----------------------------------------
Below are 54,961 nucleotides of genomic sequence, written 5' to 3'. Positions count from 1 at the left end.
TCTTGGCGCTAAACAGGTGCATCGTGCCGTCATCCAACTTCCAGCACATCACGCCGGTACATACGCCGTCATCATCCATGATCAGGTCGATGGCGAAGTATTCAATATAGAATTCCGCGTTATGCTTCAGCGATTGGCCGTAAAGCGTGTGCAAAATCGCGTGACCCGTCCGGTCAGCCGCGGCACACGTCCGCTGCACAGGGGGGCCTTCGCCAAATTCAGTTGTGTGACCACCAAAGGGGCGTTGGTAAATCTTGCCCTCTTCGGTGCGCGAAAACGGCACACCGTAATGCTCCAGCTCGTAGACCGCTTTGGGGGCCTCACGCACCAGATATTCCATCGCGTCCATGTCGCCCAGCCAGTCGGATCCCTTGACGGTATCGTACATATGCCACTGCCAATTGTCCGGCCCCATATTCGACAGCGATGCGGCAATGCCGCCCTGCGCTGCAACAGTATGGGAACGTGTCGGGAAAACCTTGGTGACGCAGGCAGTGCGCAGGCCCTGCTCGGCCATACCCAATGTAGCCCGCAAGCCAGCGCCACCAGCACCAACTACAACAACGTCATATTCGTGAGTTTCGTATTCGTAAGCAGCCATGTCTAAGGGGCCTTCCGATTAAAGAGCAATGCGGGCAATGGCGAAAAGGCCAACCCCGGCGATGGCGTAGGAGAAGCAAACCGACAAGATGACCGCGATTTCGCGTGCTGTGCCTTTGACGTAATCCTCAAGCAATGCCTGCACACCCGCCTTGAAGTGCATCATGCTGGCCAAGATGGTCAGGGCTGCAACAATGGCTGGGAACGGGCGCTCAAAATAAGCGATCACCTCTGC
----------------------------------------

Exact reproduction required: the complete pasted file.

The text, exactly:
Below are 54,961 nucleotides of genomic sequence, written 5' to 3'. Positions count from 1 at the left end.
TCTTGGCGCTAAACAGGTGCATCGTGCCGTCATCCAACTTCCAGCACATCACGCCGGTACATACGCCGTCATCATCCATGATCAGGTCGATGGCGAAGTATTCAATATAGAATTCCGCGTTATGCTTCAGCGATTGGCCGTAAAGCGTGTGCAAAATCGCGTGACCCGTCCGGTCAGCCGCGGCACACGTCCGCTGCACAGGGGGGCCTTCGCCAAATTCAGTTGTGTGACCACCAAAGGGGCGTTGGTAAATCTTGCCCTCTTCGGTGCGCGAAAACGGCACACCGTAATGCTCCAGCTCGTAGACCGCTTTGGGGGCCTCACGCACCAGATATTCCATCGCGTCCATGTCGCCCAGCCAGTCGGATCCCTTGACGGTATCGTACATATGCCACTGCCAATTGTCCGGCCCCATATTCGACAGCGATGCGGCAATGCCGCCCTGCGCTGCAACAGTATGGGAACGTGTCGGGAAAACCTTGGTGACGCAGGCAGTGCGCAGGCCCTGCTCGGCCATACCCAATGTAGCCCGCAAGCCAGCGCCACCAGCACCAACTACAACAACGTCATATTCGTGAGTTTCGTATTCGTAAGCAGCCATGTCTAAGGGGCCTTCCGATTAAAGAGCAATGCGGGCAATGGCGAAAAGGCCAACCCCGGCGATGGCGTAGGAGAAGCAAACCGACAAGATGACCGCGATTTCGCGTGCTGTGCCTTTGACGTAATCCTCAAGCAATGCCTGCACACCCGCCTTGAAGTGCATCATGCTGGCCAAGATGGTCAGGGCTGCAACAATGGCTGGGAACGGGCGCTCAAAATAAGCGATCACCTCTGC